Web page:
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The title speaks for itself. Does there exist a four-dimensional smooth manifold which admits a non-vanishing continuous vector field (Euler characteristic zero) but not a global frame (non-parallelizable)? I've read about five-dimensional examples, but I am interested only in dimension four. Not a topologist - please, as simple as possible. References preferred. Thank you.

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    $\begingroup$ I'm a student who knows a little so I might be wrong. What about $X = S^2 \times T^2$ ? The Euler characteristic is $\chi(X) = \chi(S^2).\chi(T^2)=0$. On the other side, $T(X) \cong T(S^2) \times T(T^2)$. I don't think this is trivial (my informal argument : if it is you can get a global frame for $S^2$ which is wrong). $\endgroup$
    – user171326
    Commented Aug 22, 2016 at 15:56
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    $\begingroup$ Sorry my idea doesn't work, I just saw that $S^2 \times T^2$ was parallelizable. $\endgroup$
    – user171326
    Commented Aug 22, 2016 at 16:01
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    $\begingroup$ Thanks for trying. Much better than ignorance. $\endgroup$
    – Bedovlat
    Commented Aug 22, 2016 at 16:34
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    $\begingroup$ @N.H. Using a non-trivial $S^2$ bundle over $T^2$ does work though, see my answer below. $\endgroup$ Commented Aug 22, 2016 at 16:40
  • $\begingroup$ @Bedovlat : Thanks for your kind words. Michael Albanese : really nice solution ! $\endgroup$
    – user171326
    Commented Aug 22, 2016 at 17:35

1 Answer 1

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Let $L$ be a complex line bundle over $T^2 = S^1\times S^1$ such that $\langle c_1(L), [T^2]\rangle = 1$; such a line bundle exists because $c_1 : \operatorname{Vect}^1_{\mathbb{C}}(T^2) \to H^2(T^2; \mathbb{Z}) \cong \mathbb{Z}$ is an isomorphism. Then define $M$ to be the total space of the projectivised bundle $\mathbb{P}(L\oplus\varepsilon_{\mathbb{C}}^1)$. Note that $\pi : M \to T^2$ is a $\mathbb{CP}^1$-bundle. We can lift the two linearly independent vector fields on $T^2$ to $M$ via an Ehresmann connection, so $M$ admits at least two linearly independent vector fields; in particular, $\chi(M) = 0$.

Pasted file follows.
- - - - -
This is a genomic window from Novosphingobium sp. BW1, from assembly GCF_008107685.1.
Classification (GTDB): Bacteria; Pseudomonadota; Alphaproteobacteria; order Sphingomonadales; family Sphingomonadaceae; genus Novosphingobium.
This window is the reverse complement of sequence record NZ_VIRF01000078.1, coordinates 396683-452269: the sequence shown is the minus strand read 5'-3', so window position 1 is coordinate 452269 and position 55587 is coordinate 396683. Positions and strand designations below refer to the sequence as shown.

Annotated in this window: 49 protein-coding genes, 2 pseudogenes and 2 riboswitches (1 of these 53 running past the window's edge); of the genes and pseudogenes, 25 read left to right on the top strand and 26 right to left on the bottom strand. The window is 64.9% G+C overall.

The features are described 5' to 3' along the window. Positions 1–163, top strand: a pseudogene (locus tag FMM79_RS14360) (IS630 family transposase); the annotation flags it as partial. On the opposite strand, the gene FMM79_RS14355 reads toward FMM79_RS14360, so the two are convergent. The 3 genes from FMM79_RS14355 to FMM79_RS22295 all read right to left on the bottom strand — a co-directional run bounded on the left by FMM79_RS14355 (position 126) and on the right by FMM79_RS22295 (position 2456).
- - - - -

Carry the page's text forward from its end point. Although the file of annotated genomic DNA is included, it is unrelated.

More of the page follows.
As $L$ is an open subset of $M$, $M$ contains the image of the zero section of $L$ as a compact submanifold, call it $E$. As $\langle e(L), [T^2]\rangle = \langle c_1(L), [T^2]\rangle = 1$, $E$ has self-intersection $1$; in particular, it's mod $2$ intersection number $E\cdot E$ is $1$. On the other hand, the mod $2$ intersection number is also given by $E\cdot E = \langle \alpha\cup\alpha, [T^2]\rangle$ where $\alpha \in H^2(M; \mathbb{Z}_2)$ is the Poincaré dual of the $\mathbb{Z}_2$-fundamental class of $E$. Using the language of Steenrod squares and Wu classes, one can show that $x\cup x = (w_2 + w_1\cup w_1)\cup x$ for all $x \in H^2(M; \mathbb{Z}_2)$; see my answer here for example. As $M$ is orientable, we see that $$1 = E\cdot E = \langle\alpha\cup\alpha, [T^2]\rangle = \langle w_2\cup\alpha, [T^2]\rangle,$$ so $w_2 \neq 0$ (i.e. $M$ is not spin). As such, $M$ cannot admit three linearly independent vector fields; if it did, then $TM \cong \ell\oplus\varepsilon_{\mathbb{R}}^3$ for some real line bundle $\ell$ and hence $w_2 = 0$.

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    $\begingroup$ Note, this is taken from my answer here. $\endgroup$ Commented Aug 22, 2016 at 16:38
  • $\begingroup$ Thanks. This is too smart to be understandable for me. I have to just take it as a fact. $\endgroup$
    – Bedovlat
    Commented Aug 22, 2016 at 19:38

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